The complexity of
competing for and
This story is part of ‘Resourcing youth-led groups and movements: a reflective playbook for donors and youth organisers.’ You may listen to and/or read Dumi’s story down below or jump to the proposed exercises for donors or to those for youth-led groups and movements.
You may also listen to and share this story on SoundCloud and YouTube
The becoming of an activist
Dumi’s schooling in South Africa transformed their understanding of injustice. The exposure to a more vibrant civil society landscape and a rich history of activism contrasted with that of conservative Botswana. The movement against the apartheid government, the youth uprising in 1976, post-1994 actions for LGBTQI+ equality and the provision of free antiretroviral ARV treatment to manage the HIV/AIDS epidemic opened up space for engagement and improved the civic participation of the LGBTQI+ community.
It was only on return to Botswana that Dumi became aware of the injustices faced by sexual and gender minorities in their country. Dumi had experienced abuse as a younger person, but they had not known how to react and navigate their gender, sexuality and life experiences. They were now moved by a desire to end the normalisation of pain and harm inflicted on young minorities in Botswana.
Dumi started volunteering with larger CSOs while working in the private sector. As a volunteer in a youth collective, Dumi found it challenging to be heard and supported. For example, they wanted to host the first ever local pride event in Botswana. Many community members were going to join Johannesburg Pride and Dumi decided to organise one for those who could not afford to go to South Africa. Although logistical support was promised, the youth collective was left to arrange and execute the event on the day. Power dynamics and politics led to a swift exit and establishment of an advocacy blog (PinkAnatomyBW) and subsequently, Success Capital: a grassroots CSO working on moving young minorities from survival to success. Success Capital aspires to become the first choice of knowledge for LGBTQI+ young people in Anglophone Southern Africa.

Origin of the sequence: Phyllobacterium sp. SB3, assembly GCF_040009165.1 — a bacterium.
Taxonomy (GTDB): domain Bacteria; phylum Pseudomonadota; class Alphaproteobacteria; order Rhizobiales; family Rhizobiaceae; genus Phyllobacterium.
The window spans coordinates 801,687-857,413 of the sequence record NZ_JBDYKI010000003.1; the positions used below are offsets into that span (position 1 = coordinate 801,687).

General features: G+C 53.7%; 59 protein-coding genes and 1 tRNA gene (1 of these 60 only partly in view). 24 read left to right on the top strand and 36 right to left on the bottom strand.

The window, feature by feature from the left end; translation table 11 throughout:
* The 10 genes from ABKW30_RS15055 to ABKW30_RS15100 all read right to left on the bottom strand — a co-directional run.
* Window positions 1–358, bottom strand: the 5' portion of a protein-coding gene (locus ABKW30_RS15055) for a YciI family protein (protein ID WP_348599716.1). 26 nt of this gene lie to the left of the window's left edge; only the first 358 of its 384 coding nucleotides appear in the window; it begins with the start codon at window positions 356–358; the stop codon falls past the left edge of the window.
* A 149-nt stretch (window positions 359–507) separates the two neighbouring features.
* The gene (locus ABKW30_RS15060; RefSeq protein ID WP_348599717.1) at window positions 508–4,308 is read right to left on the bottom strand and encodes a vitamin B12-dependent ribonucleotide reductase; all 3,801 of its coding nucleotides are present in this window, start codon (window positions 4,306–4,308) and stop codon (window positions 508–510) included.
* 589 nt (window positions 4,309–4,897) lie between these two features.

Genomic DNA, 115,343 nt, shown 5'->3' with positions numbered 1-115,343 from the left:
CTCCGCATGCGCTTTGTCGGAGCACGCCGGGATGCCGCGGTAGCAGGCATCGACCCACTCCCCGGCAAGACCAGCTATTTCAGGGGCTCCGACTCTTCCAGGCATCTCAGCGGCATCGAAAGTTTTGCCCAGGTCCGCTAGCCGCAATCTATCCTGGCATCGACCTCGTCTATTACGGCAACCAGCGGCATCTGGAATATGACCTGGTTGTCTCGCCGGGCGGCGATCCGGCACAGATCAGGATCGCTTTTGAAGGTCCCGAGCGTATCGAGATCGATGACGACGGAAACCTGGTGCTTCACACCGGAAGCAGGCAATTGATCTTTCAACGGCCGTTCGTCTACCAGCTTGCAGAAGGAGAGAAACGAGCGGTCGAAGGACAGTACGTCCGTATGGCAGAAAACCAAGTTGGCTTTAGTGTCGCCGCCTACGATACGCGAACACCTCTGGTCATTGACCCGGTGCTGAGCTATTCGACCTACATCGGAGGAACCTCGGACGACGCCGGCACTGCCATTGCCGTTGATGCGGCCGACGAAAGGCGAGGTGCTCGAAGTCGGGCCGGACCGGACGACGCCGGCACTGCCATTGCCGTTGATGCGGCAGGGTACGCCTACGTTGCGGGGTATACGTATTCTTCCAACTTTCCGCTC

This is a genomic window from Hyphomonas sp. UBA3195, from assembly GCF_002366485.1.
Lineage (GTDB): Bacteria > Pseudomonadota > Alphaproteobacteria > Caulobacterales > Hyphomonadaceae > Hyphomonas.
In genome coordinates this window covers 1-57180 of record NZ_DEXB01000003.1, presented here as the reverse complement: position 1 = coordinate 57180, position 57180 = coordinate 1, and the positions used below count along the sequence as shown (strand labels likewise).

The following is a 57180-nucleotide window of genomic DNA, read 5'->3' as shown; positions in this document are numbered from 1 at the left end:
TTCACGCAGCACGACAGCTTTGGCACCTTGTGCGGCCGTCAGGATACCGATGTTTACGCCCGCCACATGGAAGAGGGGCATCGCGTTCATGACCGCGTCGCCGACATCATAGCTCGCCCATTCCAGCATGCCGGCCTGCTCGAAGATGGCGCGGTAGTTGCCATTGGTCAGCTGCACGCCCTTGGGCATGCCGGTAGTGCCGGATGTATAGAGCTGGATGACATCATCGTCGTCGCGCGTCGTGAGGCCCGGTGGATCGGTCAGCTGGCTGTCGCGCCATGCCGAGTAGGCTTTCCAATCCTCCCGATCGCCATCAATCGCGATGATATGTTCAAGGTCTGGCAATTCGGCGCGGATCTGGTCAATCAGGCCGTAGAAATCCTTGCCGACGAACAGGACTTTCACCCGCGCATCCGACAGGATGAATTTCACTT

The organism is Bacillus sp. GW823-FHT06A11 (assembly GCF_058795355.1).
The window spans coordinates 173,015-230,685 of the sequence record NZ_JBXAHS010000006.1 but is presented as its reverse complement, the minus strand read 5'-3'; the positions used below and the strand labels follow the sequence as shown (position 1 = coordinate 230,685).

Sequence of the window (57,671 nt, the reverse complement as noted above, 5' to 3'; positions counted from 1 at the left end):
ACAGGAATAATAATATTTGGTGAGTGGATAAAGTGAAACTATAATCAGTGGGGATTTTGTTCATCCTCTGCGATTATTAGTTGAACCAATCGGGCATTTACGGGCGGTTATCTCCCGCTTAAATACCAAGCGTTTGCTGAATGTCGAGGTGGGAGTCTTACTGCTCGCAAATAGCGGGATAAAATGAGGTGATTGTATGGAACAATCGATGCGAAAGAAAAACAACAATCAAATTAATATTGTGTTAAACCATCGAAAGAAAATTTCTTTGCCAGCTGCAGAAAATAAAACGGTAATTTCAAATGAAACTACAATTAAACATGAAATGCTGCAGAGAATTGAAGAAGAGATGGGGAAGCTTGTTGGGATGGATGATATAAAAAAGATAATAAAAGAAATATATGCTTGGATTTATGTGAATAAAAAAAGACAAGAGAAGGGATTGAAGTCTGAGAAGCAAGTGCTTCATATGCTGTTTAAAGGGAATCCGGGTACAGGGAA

Competition for resources – youth organising set up for failure?
Dumi took on the challenge of resourcing Success Capital’s work. They would spend at least two hours a day after work seeking out open grant opportunities and applying. They could not reconcile how theories of change for improving the lives of young minorities could fit within a year’s log-frame.
To sustain themselves, many young organisers and activists take up part-time or full-time employment. While this can create financial security, it can also prevent young people from having sufficient time for their civic engagement.
They were challenged with how proposed log-frames could be realistic in pre-empting Success Capital’s impact or contribution to changing society and transforming individuals. What were the right measures of documenting the shift from survival to success?
Dumi’s efforts resulted in generic emails of rejection or no response at all.
Success Capital was competing for the same money that larger domestic and regional organisations were eligible for. As grant opportunities kept opening, Dumi became more frustrated with the process of securing funding. Most opportunities were limited to a focus on HIV/AIDS, the biggest source of financing for minority-led organisations.
Through engaging with the LGBTQI+ community while conducting their master’s research on organisational development within minority-led organisations, Dumi discovered high levels of toxicity and abuse of power within civil society. Peers were experiencing mental health issues with no safe spaces for support, within or outside civil society. Yet project proposals on these issues were never successful in grant proposals
Success Capital’s concept notes on nurturing activism, curating knowledge and addressing unemployment among youth minorities were also just not making the cut. For example, Dumi questioned how non-binary people living with HIV/AIDS could navigate adulthood in poverty. Calls for proposals seemed too narrow, disregarding the complexity of people’s experiences.
Success Capital kept operating with little resources. In five years, only two grant proposals were successful – one related to HIV/AIDS and one around sexual and reproductive health and rights.
A gatekeeper is a person who controls access to something, in this case information and resources. Dumi refers to the perception that a few people and organisations are aware of and have access to funding opportunities, while others are excluded.
Although there were volunteers, availability and skills were intermittent challenges. Dumi was forced to ensure continuity in managing finances, monitoring and evaluation, project implementation, reporting and stakeholder management, among other roles, whilst working full-time and navigating civil society politics and gatekeeping.